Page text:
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Adoring God Through the Pain

Despite a debilitating disease, teenage worship leader Brie Porubsky sings and plays for the Lord’s glory.

Brie Porubsky, 16, leads worship at Radiant Life Church in Wadsworth, Ohio, where her parents, Lance and Angel, serve as lead pastors. Brie’s passion for God — and life — runs deep. She also leads worship for youth group on Wednesday nights, participates in Assemblies of God Youth Ministries Fine Arts Festival, and ministers at various kids’ camps each summer.

Remarkably, she does this while living with mixed connective tissue disease (MCTD), a rare autoimmune disorder, which causes her immune system to mistakenly attack her internal organs and other cells in her body. MCTD can lead to serious and sometimes life-threatening complications.

Despite her illness, Brie pours her heart and soul into ministry.

“At a very young age at kids’ camp, I was called into ministry while praying at the altar,” explains Brie. “I heard God say, ‘You’re going to be a worship pastor.’”

For Brie, worship is a source of joy, peace, and an overwhelming sense of God’s presence. When she raises her hands during worship as a sign of surrender, her insecurities and doubts fall away.

“Her faith is unwavering,” says Angel, her mother. “It’s pretty remarkable to see how she stands on the Lord’s promises.”

With any serious illness comes loss. Although Brie had to give up competitive cheerleading and serving in the children’s nursery, her disease has opened new doors for ministry. For example, Brie authored the All Star Girl Devotional Journal. The National Girls Ministries book focuses on loving Jesus, honoring others, valuing self, having confidence in God’s truth, and influencing the world.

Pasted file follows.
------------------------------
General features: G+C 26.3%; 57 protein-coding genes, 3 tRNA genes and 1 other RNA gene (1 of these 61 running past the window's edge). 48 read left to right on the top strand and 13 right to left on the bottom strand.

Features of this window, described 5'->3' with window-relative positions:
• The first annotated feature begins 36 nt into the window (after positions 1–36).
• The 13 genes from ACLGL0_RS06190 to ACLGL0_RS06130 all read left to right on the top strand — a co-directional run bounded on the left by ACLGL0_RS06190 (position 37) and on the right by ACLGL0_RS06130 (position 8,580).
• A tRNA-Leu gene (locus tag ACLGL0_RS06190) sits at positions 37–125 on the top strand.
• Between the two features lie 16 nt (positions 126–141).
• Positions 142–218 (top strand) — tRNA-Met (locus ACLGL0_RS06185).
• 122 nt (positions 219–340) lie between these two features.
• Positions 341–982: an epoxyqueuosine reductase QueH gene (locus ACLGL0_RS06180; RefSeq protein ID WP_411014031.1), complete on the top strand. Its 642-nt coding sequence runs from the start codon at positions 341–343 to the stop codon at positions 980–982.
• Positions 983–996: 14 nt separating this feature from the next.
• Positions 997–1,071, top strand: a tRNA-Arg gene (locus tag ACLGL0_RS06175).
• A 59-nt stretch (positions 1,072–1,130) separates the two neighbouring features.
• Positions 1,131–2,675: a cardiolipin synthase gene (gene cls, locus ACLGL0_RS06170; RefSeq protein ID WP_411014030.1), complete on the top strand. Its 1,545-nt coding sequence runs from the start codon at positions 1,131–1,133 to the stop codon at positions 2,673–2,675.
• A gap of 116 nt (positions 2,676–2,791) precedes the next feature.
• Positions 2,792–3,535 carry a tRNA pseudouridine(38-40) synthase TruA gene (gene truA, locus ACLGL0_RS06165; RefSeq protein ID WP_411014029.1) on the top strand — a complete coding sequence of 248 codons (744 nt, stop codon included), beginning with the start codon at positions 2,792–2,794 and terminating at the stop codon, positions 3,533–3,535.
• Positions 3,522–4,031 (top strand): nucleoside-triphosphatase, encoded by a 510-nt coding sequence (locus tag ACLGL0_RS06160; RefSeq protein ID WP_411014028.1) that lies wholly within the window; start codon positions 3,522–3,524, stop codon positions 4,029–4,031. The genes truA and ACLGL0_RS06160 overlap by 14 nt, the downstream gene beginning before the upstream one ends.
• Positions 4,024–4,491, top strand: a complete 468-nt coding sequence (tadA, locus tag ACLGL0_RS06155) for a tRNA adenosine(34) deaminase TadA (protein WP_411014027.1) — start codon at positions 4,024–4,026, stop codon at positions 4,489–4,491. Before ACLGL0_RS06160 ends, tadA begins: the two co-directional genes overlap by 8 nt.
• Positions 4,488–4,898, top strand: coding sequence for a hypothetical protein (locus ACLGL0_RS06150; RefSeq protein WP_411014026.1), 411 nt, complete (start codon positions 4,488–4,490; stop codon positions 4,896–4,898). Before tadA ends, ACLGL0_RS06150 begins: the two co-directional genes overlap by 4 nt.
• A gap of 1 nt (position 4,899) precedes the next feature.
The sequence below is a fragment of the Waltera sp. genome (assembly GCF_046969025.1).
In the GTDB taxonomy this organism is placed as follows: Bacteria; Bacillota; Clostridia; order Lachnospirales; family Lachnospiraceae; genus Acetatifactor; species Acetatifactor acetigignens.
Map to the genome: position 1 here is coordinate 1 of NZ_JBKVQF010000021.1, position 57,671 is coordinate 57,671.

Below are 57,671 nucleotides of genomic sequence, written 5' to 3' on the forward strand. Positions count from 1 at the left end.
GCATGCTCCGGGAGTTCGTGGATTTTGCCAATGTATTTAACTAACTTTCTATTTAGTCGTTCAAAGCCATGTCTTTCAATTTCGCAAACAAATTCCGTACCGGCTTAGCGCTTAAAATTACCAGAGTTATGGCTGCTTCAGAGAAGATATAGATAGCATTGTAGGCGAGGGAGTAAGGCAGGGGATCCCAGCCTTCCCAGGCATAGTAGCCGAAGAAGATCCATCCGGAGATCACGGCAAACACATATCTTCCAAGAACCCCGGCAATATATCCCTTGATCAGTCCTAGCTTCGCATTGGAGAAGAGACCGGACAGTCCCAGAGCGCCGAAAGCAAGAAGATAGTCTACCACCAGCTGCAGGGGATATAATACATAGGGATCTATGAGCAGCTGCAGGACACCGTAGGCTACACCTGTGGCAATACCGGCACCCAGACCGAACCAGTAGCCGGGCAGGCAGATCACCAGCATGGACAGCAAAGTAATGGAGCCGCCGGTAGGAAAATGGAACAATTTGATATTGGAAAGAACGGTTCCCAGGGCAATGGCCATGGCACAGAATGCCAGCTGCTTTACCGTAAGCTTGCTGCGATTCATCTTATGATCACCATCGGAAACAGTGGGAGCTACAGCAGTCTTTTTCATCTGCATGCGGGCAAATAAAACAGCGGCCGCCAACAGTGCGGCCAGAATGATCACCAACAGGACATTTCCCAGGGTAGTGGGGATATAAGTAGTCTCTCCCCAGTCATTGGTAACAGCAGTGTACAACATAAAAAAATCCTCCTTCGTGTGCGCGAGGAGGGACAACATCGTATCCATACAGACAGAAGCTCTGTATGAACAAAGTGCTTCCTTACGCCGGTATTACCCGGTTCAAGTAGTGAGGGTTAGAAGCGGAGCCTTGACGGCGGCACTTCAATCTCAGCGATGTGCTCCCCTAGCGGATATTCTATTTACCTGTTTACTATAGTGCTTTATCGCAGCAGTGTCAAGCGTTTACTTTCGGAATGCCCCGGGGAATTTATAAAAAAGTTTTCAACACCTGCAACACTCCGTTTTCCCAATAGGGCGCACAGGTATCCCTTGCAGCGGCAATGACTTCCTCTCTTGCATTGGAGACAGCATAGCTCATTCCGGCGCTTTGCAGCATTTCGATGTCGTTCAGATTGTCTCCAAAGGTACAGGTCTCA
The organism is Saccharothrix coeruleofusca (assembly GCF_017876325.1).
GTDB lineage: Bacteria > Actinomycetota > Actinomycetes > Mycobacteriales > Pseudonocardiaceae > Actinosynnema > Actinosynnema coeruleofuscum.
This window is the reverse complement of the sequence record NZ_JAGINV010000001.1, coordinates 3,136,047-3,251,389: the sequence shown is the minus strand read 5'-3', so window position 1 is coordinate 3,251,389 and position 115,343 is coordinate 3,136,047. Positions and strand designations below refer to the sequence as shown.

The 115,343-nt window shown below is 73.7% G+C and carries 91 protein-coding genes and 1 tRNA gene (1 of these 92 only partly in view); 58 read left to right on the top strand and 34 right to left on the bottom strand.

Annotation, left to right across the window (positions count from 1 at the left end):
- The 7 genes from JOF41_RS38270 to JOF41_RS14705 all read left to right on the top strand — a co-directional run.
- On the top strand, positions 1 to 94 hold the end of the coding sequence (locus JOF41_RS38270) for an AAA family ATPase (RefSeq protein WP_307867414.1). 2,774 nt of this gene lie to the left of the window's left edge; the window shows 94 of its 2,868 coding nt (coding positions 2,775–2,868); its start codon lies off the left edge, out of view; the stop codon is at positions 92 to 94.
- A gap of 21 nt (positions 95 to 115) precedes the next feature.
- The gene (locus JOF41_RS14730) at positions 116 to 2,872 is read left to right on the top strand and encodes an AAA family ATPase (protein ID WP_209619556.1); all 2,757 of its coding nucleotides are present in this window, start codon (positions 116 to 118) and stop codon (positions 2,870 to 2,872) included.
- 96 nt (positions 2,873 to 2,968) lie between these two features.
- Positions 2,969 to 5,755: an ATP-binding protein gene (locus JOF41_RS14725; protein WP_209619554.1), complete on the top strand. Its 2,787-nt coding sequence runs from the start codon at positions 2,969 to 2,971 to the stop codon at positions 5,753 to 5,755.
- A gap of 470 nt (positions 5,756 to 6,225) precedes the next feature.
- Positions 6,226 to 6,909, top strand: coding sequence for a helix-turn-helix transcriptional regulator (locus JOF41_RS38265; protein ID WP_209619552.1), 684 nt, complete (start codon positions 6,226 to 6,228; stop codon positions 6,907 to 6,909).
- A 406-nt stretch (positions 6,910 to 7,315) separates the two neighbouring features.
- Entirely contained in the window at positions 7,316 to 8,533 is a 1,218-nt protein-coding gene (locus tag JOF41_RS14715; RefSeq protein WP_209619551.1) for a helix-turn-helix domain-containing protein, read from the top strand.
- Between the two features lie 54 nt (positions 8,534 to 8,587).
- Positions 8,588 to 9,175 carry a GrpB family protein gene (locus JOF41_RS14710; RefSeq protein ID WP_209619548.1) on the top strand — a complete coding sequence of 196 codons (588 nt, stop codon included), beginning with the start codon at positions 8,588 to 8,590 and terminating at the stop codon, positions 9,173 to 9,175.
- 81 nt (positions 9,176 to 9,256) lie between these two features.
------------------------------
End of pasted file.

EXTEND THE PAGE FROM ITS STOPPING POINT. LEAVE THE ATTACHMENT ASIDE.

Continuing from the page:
Physically, Brie has good days and bad days. She struggles with debilitating symptoms, including muscle and joint soreness, difficulty breathing when she sings, mouth ulcers, and stomach ulcers. To combat these symptoms, Brie takes between one dozen and two dozen pills daily, and participates in weekly physical therapy, aquatic therapy, and Christian counseling.

Angel admits that she and Lance sometimes cry and struggle with anger because of their daughter’s condition. But they’ve learned that talking it through and being strengthened by the prayers of others helps. Rather that dwelling on the pain, Angel and Lance have chosen to rejoice in what God is doing in Brie’s life.

Still, it isn’t easy.

In the past two years, Brie has been hospitalized three times. Once, a severe migraine led to an allergic reaction to the medicine used to treat her. Last May, she had surgery to correct damage to her bladder caused by the disease.

To raise awareness about mixed connective tissue disease, Angel and Lance established Hope 4 MCTD. The organization also raises funds for research in hope of a cure.

“Some days the enemy grabs a bigger foothold in your life than others,” Lance says. “We need to fight the good fight and press on toward the goal.”

Lance and Angel, while supportive of their daughter’s ministry efforts, also remind Brie of her limitations and of the need to rest.

Brie believes the pain provides a platform to lift the name of the Lord.

“I’m just an average girl who loves Jesus,” says Brie. “Some days, life is hard, but giving up isn’t an option.”

Mary J Yerkes

Mary J. Yerkes is a freelance writer based in metro Washington, D.C.